Herbivorous insects display a considerable degree of plasticity in host plant selection behaviors and this may have a significant effect on evolutionary change in host use6,26–29. For example, it has been well documented for several herbivorous insects that dietary experience with a particular compound30–34 or plant27–29,35–37 can increase the relative acceptability of that compound or plant. Such plasticity in host acceptance is an important factor in host specialization of herbivorous insects, and knowledge of host-choice plasticity is necessary in order to understand how host shifts occur and how diet breadth evolved9,24,38,39.
The cotton bollworm Helicoverpa armigera (Hübner) (Lepidoptera: Noctuidae) and the oriental tobacco budworm Helicoverpa assulta (Guenée) are closely related species and can be hybridized and backcrossed in the laboratory to produce viable offspring40. H. armigera is a true generalist and an agricultural pest that feeds on at least 161 plant species in 49 plant families, including cotton, sweet corn, tobacco, sunflower, hot pepper and so on41,42. In contrast, H. assulta is a specialist with a narrow host plant range, and mainly feeds on plant species in the Solanaceae such as tobacco, hot pepper, and several Physalis species43. Fifth instar caterpillars of H. armigera significantly preferred cotton leaf disks over pepper leaf disks, whereas caterpillars of H. assulta preferred pepper disks over cotton disks, and these contrasting preferences were consistent with the neural coding of the respective leaf saps by maxillary taste sensilla10,25.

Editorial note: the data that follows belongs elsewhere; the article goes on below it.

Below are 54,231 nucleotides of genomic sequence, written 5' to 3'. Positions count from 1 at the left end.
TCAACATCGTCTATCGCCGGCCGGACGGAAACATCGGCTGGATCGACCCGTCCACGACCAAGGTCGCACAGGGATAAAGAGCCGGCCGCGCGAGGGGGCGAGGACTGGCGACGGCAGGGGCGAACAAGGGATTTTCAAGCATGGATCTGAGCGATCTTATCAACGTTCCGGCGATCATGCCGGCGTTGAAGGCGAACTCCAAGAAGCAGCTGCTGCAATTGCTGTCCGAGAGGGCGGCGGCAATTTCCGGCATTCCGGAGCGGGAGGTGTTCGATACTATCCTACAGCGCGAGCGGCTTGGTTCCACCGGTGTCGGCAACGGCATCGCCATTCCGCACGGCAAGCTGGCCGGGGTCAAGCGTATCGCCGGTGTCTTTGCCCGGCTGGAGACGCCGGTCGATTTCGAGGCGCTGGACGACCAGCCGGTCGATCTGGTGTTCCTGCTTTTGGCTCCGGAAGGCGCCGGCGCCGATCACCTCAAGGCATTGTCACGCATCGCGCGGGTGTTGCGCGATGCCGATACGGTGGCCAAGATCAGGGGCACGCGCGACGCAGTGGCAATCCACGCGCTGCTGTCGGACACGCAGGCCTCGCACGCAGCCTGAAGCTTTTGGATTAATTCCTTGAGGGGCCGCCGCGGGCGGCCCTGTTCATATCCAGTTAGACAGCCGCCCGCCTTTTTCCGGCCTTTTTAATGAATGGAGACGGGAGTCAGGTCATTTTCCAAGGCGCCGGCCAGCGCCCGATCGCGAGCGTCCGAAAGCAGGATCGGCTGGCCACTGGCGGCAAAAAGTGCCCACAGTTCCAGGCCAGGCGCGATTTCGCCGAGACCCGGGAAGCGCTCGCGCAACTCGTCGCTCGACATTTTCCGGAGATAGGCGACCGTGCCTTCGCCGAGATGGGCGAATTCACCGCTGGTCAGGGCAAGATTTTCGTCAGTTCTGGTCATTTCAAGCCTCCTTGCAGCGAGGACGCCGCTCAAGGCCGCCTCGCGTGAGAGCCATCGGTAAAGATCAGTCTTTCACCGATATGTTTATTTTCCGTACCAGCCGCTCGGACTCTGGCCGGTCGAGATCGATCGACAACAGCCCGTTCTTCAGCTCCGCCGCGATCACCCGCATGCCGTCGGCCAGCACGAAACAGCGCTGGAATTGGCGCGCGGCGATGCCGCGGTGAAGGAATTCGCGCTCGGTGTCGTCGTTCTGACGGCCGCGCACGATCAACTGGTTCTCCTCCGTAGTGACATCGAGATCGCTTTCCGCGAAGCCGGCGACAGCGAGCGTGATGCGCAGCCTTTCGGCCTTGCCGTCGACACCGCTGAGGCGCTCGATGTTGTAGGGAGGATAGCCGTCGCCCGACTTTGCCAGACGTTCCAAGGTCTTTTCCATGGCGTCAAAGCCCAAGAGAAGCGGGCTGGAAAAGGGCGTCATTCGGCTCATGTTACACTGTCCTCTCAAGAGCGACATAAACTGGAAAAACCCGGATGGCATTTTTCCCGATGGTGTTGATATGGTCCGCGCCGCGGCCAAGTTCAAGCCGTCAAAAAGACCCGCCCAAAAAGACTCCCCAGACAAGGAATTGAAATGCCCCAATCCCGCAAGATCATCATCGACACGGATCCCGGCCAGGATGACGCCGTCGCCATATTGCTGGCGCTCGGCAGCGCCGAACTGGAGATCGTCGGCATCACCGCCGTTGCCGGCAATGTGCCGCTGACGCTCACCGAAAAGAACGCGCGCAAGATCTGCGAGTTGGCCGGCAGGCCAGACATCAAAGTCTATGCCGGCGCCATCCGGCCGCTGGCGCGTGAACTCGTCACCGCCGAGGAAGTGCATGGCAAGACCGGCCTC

In the present paper, we addressed the following inter-related questions: (1) Do caterpillars of both the generalist H. armigera and the specialist H. assulta display different feeding preferences? (2) Does exposure of early larval instars to different plant species induce plasticity of feeding preference in the two Helicoverpa species? (3) Are caterpillar feeding preferences of the two species consistent when comparing dual- and triple plant choice assays?
Fifth instar caterpillars of the generalist H. armigera with different feeding experiences consumed different amounts in leaf choice assays (Fig. 1A). Mean leaf surface area of cotton consumed by cotton-reared caterpillars was 101.71±6.90 mm2, which is significantly higher than that of artificial diet- and tobacco-reared caterpillars (Fig. 1A). Mean area of tobacco leaf consumed was 131.93±5.33 mm2 in tobacco-reared caterpillars, which is significantly higher than that of artificial diet- and cotton-reared caterpillars (Fig. 1A), Tobacco consumed).